FX

November 26th, 2014 7:24 am | by John Jansen |

Via Marc Chandler at Brown Brothers Harriman:

Dollar Firmer and OPEC in Focus

– The odds of a substantial output cut from OPEC have slipped
– The continued fall in oil prices won’t do the ECB any favors in its battle to arrest disinflationary forces
– We continue to be impressed with the legal, political, and operation challenges of a sovereign bond purchase program in the EMU
– With the new economic team for Brazil all but confirmed, the government is preparing for some budget tightening

Price action:  The dollar is mostly firmer against the majors.  The yen and sterling are outperforming and up on the day, while Aussie and Nokkie are underperforming.  The euro is trading near $1.2450, while cable is trading just above the $1.5700 area.  Dollar/yen is holding right below the 118 level.  AUD is making new lows for this move below .8500, and with Kiwi holding up OK, the AUD/NZD cross made a clean break below the 200-day MA near 1.0915 and is trading at levels not seen since July.  EM currencies are mostly softer, with RUB, ZAR, and TRY leading the losers.  KRW and BRL are up modestly and outperforming on the day.  MSCI Asia Pacific is up 0.3%, the fourth straight gain as gains in China outweighed modest losses in Japan.  Euro Stoxx 600 is up 0.2% near midday, while S&P futures are pointing to a higher open.

  • The capital markets are mostly quiet, amid a light news stream, and ahead of three key events in the coming days.  US markets are closed tomorrow and light participation is expected on Friday.  These events are tomorrow’s OPEC meeting, the flash euro area inflation reading on Friday, and month-end portfolio and hedge adjustments.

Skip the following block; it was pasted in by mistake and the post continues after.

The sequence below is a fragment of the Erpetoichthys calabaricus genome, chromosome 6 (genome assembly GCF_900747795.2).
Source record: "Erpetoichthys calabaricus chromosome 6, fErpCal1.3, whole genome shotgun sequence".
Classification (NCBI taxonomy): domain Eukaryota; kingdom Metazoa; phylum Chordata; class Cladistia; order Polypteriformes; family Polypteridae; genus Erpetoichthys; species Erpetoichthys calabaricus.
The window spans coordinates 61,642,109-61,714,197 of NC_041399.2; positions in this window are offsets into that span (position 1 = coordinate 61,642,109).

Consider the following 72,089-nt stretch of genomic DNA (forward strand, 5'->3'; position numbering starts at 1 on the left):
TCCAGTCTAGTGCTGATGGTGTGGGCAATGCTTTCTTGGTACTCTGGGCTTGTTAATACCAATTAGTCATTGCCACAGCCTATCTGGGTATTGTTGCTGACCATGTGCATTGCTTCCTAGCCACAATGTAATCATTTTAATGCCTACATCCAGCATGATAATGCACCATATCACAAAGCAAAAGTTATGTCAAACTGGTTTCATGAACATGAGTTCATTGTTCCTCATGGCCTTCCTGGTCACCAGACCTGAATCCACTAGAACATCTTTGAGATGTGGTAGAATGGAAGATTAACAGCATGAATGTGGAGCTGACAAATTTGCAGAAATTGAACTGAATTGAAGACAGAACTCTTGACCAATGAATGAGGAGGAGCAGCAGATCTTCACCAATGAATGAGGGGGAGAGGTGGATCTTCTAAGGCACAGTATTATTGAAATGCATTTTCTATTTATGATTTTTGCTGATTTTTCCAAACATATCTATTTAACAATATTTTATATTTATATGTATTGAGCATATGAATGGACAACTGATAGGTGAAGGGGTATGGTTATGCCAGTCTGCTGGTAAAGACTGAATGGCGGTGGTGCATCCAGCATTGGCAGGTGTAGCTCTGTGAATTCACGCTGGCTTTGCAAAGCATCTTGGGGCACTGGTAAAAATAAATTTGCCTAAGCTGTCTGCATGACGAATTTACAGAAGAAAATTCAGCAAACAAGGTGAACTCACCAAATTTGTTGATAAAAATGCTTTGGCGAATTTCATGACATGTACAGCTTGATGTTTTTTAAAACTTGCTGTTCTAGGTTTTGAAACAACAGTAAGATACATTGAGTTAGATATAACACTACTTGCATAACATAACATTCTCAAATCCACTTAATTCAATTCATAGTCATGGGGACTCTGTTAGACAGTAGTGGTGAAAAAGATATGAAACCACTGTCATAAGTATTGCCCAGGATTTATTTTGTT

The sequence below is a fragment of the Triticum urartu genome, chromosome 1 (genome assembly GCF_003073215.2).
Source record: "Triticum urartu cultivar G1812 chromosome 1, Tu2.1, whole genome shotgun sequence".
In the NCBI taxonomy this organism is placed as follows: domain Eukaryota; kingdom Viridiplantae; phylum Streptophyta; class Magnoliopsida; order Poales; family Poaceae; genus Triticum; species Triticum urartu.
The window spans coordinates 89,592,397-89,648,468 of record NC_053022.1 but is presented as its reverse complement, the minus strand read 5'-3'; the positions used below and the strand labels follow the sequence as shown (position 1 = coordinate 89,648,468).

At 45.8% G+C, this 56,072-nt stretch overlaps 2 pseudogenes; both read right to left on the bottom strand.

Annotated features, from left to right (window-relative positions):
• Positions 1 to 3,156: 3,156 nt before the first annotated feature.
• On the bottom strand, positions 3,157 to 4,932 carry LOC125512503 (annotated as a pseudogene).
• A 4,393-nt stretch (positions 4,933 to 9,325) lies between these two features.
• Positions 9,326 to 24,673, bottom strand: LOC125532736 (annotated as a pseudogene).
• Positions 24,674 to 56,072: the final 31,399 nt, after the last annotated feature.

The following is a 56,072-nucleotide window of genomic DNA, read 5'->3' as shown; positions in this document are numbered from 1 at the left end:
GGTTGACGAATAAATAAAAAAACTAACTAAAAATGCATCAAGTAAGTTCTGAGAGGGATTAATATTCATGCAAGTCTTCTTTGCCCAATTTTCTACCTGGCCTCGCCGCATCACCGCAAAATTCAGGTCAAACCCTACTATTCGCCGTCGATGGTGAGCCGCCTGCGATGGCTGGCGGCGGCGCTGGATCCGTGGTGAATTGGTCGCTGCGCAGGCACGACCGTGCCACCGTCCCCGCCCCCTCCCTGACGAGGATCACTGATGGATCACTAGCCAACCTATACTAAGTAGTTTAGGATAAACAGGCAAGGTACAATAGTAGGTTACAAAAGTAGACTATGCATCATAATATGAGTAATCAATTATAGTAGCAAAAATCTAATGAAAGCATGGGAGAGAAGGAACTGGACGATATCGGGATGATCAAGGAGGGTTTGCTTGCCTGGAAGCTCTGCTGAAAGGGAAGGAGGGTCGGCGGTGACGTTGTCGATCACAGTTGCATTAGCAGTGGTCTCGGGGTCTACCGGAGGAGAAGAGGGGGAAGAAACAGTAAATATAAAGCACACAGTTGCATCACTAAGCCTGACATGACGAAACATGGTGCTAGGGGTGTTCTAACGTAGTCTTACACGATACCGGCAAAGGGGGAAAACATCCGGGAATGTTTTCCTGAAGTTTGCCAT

• The odds of a substantial output cut from OPEC have slipped.  The Saudi oil minister continues to play down the need for output cuts, apparently on the grounds that to stabilize the market, more OPEC cuts are necessary.  Although there were some suggestions that Russia could cut output to help facilitate an OPEC cut, they were not seen as particularly credible.  A Rosneft official was quoted on the newswires indicating Russia does not plan on reducing its output.  
  • Simply put, as a cartel, OPEC ostensibly is interested in keeping prices higher than they would otherwise be.  However, for numerous reasons, OPEC is not the price setter it once was.  Especially with the rise of US output, there has been a significant shift in the underlying fundamentals, and this requires a new strategy.  Essentially, prices may have to fall to levels that begin curtailing production in a significant way.  This is seen as closer to $70 for Brent and $60-65 for WTI.  
  • Part of the challenge is that in industries that have high fixed costs, which in this case may be more a function of fiscal need than the cost of production, there are incentives to produce even at a loss.  Or worse, increase production in the face of falling prices to try to preserve revenue levels and market share.  Of course, this serves to exacerbate the problem.  
  • The failure of OPEC to indicate a serious cut in output will likely encourage fresh selling of oil.  This would likely support sovereign bond markets and could support equity markets, outside of energy.  It may mean little relief for high yield bond market indices for which energy sector bonds account for a significant part.  
  • The continued fall in oil prices won’t do the ECB any favors in its battle to arrest disinflationary forces.  It will report the flash November CPI on Friday, ahead of next week’s ECB meeting.  Although some economists/analysts are predicting a sovereign bond purchase plan will be unveiled, we are less sanguine.  We understand recent comments as indicating that a consensus favors waiting until next year to see the second takedown of the TLTRO, which is expected to be substantially more than the first, and the covered bond and ABS purchases.